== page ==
node package manager
Share your code. npm Orgs help your team discover, share, and reuse code. Create a free org »



Charon is a little API client factory, created to abstract away some of the nitty gritty aspects of interacting with a ReST API over HTTP. At its core, Charon is a means of organizing an API domain into a single client-namespace with a hierarchical set of services and a consistent interface.

But wait, there's more!

  • Charon makes it easy to define common behaviors, such as including authorization headers in requests or unpacking response envelopes, and it allows you to apply those behaviors to all, or just some, endpoints in your REST API.
  • Charon translates HTTP error codes into error instances in a consistent way, so your app code doesn't have to.
  • Charon uses configurable middleware to parse responses, so you can easily add additional functionality without having to rewrite the whole thing.
  • Now with 100% test coverage (as measured by jscoverage).

Don't call it a framework

Charon is a simple library focused on abstracting RESTful service calls. Service methods have a familiar (data, [options,] callback) signature, and callbacks are called with (err, data) - that's the only interface your application code should have to deal with.

Charon is designed to produce stateless clients, and data is passed around as plain old JSON-serializable objects with no getter/setter functions or any other monkey business. Because Charon isn't a framework and isn't tied to any framework, you should be able to integrate it into pretty much any app (or your favorite framework) without too many complications.


  • all service communication happens over HTTP, or something like it
  • all service communications are asynchronous
  • all data is JSON-serializable
  • all JSON response bodies are objects (or possibly arrays)
  • works with node.js only

Todo: Make it better

  • documentation
  • transparent caching according to response headers
  • isomorphic browser / mobile / server execution
  • HATEOAS / link integration

Example client definition and usage

// Create a client for our business's REST API. 
var CandyShop = Charon.ClientFactory({
  // Let's give it some default behavior that all services require 
  headers: { "X-Password": "I like candy" }
// Now let's create a ResourceManager to contain several services which 
// act on the same resource type.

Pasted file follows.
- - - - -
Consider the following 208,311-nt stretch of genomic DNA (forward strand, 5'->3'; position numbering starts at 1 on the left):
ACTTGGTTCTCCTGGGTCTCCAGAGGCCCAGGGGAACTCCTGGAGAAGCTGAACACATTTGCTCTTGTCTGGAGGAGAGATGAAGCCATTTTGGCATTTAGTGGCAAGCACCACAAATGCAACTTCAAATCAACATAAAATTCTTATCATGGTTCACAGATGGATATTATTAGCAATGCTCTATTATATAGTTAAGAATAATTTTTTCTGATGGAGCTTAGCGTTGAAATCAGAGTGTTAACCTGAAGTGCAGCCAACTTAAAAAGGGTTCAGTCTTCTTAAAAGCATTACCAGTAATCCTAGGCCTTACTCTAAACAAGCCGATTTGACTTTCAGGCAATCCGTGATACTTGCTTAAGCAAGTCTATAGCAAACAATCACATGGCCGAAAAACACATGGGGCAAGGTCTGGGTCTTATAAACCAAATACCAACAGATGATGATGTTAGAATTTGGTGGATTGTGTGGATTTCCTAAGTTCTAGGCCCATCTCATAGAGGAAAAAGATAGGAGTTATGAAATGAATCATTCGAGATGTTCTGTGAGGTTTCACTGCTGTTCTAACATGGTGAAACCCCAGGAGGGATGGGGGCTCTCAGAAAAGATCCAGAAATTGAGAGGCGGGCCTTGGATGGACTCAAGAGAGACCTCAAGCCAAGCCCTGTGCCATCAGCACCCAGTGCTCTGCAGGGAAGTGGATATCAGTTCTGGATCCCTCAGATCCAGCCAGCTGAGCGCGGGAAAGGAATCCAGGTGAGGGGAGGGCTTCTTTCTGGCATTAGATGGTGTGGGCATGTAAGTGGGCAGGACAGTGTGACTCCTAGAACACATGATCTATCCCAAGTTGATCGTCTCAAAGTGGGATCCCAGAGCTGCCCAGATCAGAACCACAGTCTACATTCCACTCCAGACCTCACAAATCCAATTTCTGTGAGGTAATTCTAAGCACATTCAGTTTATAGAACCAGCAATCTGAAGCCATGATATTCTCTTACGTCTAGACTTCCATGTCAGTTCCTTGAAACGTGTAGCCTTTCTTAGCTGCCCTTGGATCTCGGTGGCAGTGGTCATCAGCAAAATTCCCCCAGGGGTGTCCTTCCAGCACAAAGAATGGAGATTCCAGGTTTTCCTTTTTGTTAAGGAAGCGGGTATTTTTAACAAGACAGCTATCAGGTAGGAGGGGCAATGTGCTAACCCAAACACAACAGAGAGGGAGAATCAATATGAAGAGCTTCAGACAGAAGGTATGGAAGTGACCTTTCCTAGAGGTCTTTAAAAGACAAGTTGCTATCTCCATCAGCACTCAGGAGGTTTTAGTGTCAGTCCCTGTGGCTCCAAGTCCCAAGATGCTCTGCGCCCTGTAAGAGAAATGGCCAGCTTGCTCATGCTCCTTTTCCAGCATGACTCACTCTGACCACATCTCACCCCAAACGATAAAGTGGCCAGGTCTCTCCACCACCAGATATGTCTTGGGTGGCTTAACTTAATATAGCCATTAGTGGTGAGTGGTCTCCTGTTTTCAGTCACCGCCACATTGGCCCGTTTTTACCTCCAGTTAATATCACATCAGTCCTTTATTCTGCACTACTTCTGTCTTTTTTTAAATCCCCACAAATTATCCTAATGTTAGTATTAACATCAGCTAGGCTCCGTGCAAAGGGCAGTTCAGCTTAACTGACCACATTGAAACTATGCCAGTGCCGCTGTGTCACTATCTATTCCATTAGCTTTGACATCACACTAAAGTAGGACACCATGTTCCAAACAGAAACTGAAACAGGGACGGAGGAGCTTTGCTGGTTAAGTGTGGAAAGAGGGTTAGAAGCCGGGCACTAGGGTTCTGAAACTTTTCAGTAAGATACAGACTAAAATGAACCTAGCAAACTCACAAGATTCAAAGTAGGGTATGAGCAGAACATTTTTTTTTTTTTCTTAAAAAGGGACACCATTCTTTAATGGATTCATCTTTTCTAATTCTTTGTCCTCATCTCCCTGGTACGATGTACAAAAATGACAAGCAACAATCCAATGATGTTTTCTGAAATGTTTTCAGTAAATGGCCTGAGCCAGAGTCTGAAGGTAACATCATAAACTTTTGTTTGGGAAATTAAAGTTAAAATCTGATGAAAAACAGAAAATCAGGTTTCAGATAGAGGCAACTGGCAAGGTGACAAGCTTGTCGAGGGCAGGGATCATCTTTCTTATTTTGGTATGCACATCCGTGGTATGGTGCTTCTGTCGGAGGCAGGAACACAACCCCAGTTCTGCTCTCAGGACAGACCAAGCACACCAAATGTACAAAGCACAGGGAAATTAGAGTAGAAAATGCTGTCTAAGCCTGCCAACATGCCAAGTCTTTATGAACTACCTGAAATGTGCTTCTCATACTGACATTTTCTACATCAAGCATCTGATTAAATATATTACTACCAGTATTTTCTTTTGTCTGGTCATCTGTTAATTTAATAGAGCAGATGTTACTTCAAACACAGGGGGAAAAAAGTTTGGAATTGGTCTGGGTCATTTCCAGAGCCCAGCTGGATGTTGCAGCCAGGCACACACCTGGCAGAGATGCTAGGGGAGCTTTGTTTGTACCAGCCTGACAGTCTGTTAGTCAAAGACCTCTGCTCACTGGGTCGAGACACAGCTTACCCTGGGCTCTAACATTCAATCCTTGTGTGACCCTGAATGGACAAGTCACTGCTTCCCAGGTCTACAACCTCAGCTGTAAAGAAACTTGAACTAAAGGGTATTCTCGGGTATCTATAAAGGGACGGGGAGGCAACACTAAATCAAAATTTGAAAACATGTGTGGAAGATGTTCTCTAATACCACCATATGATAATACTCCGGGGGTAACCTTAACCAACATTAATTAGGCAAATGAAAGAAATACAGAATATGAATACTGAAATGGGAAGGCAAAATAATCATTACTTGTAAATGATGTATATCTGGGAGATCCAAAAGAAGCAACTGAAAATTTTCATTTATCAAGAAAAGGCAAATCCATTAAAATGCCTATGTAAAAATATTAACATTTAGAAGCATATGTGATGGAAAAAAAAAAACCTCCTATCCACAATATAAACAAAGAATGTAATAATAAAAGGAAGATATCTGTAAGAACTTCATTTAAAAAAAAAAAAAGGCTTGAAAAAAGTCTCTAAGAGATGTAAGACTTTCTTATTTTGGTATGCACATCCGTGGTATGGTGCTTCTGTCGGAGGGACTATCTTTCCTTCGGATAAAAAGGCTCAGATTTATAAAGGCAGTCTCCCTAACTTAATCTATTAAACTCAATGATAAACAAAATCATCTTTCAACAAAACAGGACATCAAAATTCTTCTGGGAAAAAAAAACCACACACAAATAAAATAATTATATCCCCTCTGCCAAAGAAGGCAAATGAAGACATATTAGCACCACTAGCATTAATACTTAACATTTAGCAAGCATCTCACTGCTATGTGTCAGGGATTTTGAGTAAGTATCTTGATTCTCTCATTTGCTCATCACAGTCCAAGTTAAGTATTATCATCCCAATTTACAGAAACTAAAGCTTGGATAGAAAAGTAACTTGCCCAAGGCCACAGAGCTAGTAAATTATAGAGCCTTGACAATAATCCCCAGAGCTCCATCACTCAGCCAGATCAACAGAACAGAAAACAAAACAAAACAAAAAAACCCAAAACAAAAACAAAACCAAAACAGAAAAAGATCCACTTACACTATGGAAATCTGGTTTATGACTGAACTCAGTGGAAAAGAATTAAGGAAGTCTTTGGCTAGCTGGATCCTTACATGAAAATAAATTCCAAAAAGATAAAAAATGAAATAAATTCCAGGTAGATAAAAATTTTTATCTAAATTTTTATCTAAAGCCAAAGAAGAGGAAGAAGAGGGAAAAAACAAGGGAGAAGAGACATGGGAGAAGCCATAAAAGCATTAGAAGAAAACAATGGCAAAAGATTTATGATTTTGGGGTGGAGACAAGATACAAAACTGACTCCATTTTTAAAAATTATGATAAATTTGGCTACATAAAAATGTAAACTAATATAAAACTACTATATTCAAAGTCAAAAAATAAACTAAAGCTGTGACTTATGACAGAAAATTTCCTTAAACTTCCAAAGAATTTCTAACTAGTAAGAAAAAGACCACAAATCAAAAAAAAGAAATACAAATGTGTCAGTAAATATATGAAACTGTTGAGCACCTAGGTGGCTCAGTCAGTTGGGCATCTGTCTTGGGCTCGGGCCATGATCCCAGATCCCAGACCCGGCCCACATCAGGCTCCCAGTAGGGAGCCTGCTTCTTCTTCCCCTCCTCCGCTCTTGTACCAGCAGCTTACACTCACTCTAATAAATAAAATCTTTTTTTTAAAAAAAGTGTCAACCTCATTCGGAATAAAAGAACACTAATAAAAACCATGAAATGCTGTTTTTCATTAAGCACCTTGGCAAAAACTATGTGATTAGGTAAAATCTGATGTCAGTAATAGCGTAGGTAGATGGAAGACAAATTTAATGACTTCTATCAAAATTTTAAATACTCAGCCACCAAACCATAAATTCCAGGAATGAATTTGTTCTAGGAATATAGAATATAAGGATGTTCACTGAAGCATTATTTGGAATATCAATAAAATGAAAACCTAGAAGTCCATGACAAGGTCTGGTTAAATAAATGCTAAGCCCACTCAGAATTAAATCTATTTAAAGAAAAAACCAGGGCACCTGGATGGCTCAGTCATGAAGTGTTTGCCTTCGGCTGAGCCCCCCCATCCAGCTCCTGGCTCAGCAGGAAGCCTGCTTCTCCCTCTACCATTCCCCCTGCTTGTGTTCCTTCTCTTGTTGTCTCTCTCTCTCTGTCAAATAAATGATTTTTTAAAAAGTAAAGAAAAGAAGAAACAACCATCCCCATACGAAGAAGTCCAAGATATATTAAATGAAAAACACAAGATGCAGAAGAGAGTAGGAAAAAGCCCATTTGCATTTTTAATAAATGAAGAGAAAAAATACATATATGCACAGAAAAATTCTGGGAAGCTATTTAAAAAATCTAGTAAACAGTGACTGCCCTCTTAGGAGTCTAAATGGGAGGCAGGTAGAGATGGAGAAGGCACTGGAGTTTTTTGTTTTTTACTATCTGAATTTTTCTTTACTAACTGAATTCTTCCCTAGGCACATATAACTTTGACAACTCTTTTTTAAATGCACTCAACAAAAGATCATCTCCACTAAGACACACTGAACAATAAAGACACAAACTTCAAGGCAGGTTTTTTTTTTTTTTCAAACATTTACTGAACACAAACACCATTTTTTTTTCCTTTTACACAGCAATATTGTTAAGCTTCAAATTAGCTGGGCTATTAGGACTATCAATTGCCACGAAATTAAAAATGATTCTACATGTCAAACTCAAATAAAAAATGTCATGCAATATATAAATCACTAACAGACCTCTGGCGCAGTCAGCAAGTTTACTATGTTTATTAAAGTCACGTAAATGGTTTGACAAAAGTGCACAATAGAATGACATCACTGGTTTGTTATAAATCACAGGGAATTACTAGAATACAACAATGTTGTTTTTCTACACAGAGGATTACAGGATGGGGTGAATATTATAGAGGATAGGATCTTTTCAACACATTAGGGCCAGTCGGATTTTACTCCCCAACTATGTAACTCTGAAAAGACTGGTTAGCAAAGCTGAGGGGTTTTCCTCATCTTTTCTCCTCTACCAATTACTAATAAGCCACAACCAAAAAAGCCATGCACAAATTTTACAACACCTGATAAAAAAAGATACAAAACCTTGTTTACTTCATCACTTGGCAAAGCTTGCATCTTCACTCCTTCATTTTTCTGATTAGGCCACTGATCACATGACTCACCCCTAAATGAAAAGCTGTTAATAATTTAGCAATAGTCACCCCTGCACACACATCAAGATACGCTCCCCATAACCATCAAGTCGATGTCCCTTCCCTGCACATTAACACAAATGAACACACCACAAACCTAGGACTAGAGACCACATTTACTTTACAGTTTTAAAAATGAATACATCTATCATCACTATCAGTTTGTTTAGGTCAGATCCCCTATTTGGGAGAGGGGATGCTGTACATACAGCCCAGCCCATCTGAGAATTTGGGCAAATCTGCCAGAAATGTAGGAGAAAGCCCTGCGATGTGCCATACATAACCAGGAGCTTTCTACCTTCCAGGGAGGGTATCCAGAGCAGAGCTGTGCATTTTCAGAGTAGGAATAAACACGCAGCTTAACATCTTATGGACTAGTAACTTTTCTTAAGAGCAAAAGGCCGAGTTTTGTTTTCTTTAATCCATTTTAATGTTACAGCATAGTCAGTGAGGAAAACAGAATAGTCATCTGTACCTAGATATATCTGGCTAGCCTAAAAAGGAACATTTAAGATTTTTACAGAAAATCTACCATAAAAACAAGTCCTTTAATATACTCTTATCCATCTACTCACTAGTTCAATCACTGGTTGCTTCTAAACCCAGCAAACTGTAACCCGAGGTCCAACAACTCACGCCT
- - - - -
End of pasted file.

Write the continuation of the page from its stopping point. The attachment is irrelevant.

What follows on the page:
CandyShop.Lollipop = CandyShop.ResourceManagerFactory({
  // default URL. ":flavor" placeholder is substituted with data or 
  // options provided to service call. Note, ``url`` can also be a function 
  // if you want to get all control-freak about it. 
  url: "/lollipop/:flavor"
// We'll declare some basic CRUD services for our ResourceManager 
// (note, all share the ResourceManager's default URL method) 
  "get": { method: "GET" },
  "save": { method: "PUT" },
  "delete": { method: "DELETE" },
  // Let's get a little fancy with search 
  "search": {
    method: "GET",
    // URL override 
    url: "/lollipop/search?color=:color",
    // Extend the headers too, why not 
    headers: _.extend({}, CandyShop.headers, { "X-Likes-Candy": "True" }),
    // To make things interesting, let's say the search response is noisy, 
    // with lots of metadata we don't care about. We can define our own 
    // ``parseResource`` method here to pull the resource out of the response. 
    parseResource: function (err, response, next) {
      if (err) { next(err); return; }
      next(null, response.body.result.items);
// Clients can be initialized with dynamic configuration data. This should 
// only be done once, when your app is starting up (aka "bootstrap" phase). 
CandyShop.initialize({ rootUrl: "" });
// Service calls accept a ``data`` object param and an ``options`` object 
// param. ``data`` should generally be limited to stuff that you consider part 
// of the resource definition, while options should generally be optional. 
// Following these rough rules of thumb are not required, but will make your 
// client more consistent. 
CandyShop.Lollipop.get({ flavor: "blueberry" }, function (err, myLolly) {
  // ``myLolly`` is a JSON-serializable POJO representing the resource 
  if (myLolly.tastiness > 10) {
    myLolly.yummy = true;
    // ``myLolly`` can be passed to another service call, such as save, which 
    // accepts a resource as data., function (err, myLolly) {
      console.log("my " + myLolly.flavor + " lolly has been saved as yummy");
  // Find other lollies that look like this one 
  // Note distinction between data and options in this call{ color: myLolly.color }, { limit: 10 },
    function (err, lollipops) {
      lollipops.forEach(function (lolly) {
        if (lolly.yucky) {
          CandyShop.Lollipop.delete(lolly, function (err) {
            console.log("Yucky lolly " + lolly.flavor + " has been deleted");